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The Cats' Cradle Organization: Emergency Medical Grant Report

How did this grant help your organization and the pets in your care?

Duchess had a severe infection in her right front leg. She received high doses of antibiotics and steroids but the infection did not improve. She had her leg amputated ($600). During her recovery, the infection came back, but in her shoulder. She is still on a smaller dose of amoxicillin. The medicines and x-rays before and after surgery come to at least $500 so far.

This of course helped Duchess. She is getting around well on three legs but she is a bit apprehensive around people other than her foster mom and family. Getting this grant to help with Duchess's surgery and medical cost involved allowed us to be able to have the funds needed to help 17 cats who were shot and used for target practice in our area. Duchess would not have received timely care without the grant.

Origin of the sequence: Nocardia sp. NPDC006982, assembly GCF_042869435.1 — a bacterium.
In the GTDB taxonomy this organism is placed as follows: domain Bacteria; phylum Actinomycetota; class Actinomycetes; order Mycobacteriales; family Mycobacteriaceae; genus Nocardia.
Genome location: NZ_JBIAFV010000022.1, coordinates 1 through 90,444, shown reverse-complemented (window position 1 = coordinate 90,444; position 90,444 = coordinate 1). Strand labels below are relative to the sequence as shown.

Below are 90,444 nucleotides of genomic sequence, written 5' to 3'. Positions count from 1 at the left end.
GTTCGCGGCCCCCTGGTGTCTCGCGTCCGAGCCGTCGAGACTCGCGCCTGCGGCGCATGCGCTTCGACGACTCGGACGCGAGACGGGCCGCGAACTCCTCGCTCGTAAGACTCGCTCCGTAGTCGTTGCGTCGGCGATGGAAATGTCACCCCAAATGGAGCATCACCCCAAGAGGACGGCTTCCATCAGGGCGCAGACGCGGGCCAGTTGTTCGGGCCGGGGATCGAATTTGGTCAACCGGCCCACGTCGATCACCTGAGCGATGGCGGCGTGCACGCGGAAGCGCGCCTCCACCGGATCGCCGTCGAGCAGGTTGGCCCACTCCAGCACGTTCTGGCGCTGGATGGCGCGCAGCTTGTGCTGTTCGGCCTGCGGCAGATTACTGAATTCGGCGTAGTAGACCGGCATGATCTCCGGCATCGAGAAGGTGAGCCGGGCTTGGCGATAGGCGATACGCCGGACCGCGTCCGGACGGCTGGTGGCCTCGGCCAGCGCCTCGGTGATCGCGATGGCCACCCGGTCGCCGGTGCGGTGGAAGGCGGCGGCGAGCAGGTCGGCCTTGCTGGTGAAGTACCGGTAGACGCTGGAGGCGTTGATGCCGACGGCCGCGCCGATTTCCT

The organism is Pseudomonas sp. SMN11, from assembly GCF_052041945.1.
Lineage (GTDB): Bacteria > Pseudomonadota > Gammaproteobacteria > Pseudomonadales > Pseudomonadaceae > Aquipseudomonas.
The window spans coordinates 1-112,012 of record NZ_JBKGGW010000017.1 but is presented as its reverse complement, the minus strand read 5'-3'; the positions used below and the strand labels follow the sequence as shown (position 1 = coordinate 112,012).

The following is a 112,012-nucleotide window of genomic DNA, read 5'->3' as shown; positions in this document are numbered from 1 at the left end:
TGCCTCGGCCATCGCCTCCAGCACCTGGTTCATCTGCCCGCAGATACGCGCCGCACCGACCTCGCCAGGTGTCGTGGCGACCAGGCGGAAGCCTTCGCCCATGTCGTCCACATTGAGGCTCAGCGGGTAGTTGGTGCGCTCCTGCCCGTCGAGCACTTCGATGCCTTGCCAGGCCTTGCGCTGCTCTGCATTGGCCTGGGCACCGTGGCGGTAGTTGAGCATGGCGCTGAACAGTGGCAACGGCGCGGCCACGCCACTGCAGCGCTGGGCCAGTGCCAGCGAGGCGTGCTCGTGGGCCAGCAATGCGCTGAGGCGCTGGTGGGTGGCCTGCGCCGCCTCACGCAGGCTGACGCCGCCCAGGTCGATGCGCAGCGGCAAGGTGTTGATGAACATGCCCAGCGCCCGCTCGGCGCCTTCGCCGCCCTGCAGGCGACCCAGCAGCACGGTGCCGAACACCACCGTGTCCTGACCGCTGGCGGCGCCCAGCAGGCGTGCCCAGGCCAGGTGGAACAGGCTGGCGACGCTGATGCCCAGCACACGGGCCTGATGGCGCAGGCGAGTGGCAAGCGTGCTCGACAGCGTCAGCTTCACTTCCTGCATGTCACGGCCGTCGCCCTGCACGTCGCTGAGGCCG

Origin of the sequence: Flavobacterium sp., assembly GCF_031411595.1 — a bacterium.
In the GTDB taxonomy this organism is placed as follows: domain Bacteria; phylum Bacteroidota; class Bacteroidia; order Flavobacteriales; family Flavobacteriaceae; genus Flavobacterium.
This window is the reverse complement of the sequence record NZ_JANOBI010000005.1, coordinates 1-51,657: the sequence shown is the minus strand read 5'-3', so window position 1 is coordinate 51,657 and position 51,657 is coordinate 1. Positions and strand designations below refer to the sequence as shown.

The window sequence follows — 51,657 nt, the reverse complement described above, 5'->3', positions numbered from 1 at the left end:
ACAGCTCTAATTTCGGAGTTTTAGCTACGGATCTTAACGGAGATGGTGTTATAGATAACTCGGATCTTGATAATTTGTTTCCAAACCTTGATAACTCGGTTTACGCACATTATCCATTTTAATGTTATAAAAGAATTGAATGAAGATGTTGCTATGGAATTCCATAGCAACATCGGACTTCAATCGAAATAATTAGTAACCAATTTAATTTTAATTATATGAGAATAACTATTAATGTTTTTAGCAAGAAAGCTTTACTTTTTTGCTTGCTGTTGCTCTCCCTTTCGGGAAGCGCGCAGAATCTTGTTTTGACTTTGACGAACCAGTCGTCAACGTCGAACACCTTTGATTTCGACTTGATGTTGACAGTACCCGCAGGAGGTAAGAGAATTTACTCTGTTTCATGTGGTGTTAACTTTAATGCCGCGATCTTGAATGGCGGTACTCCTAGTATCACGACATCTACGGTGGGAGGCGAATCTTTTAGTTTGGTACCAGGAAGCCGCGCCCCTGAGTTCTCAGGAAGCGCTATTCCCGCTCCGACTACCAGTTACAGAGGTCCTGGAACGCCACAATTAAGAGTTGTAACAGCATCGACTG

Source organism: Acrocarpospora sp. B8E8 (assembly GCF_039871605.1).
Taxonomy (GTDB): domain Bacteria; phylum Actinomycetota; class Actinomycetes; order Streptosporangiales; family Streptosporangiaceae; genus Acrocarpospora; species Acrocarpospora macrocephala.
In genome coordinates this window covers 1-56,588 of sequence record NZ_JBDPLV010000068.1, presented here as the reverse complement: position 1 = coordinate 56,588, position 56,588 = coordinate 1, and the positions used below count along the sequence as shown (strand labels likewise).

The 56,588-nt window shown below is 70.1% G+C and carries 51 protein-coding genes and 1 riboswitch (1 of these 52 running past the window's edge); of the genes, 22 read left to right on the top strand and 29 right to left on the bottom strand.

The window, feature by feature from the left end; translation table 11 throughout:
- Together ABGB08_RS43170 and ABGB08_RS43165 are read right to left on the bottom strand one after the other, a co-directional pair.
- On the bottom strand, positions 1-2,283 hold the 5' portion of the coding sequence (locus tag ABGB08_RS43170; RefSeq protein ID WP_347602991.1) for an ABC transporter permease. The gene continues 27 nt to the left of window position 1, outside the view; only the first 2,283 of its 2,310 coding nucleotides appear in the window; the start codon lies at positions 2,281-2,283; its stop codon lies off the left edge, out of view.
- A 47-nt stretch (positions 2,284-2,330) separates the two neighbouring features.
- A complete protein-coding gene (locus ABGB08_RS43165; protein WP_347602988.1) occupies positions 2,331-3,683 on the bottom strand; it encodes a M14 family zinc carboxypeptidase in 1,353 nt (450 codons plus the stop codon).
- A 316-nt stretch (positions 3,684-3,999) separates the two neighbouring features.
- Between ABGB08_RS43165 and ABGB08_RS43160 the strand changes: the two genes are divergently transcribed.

How many pets did this grant help?

It directly helped Duchess.

Please provide a story of one or more specific pets this grant helped.

Duchess, a 9-month-old black-and-white kitten, came into The Cat’s Cradle after she was found on the streets. She began limping in August and her leg was x-rayed. They thought it could be a small fracture and they wrapped it. However, it began swelling immediately and I had to remove the wrap. The swelling continued and she became lethargic. I took her back and they were shocked at the edema. She also had a high fever and a very elevated white blood cell count. They kept her and started an IV and heavy-duty antbiotics. After they shaved the leg, they saw two bite marks and we all realized she had been bitten by another cat. I believe this happened in the adoption center because she had been home for about a week when she began limping. I think she was bitten by a strange cat who didn’t know her when a cleaner let them out while cleaning. There have been no other bites before or since here.

They x-rayed the leg a second time 10 days after the first one and it showed that the infection had settled in the bone and damaged the joint so badly that amputation was the only option. They had to wait until her white count went down some before they could do the surgery. She did great after surgery but was at the vet’s office for a total of four weeks and came home on antibiotics. She has healed well and gets around fine on three legs. Her bill was around $1,000, even with discounts given to us.

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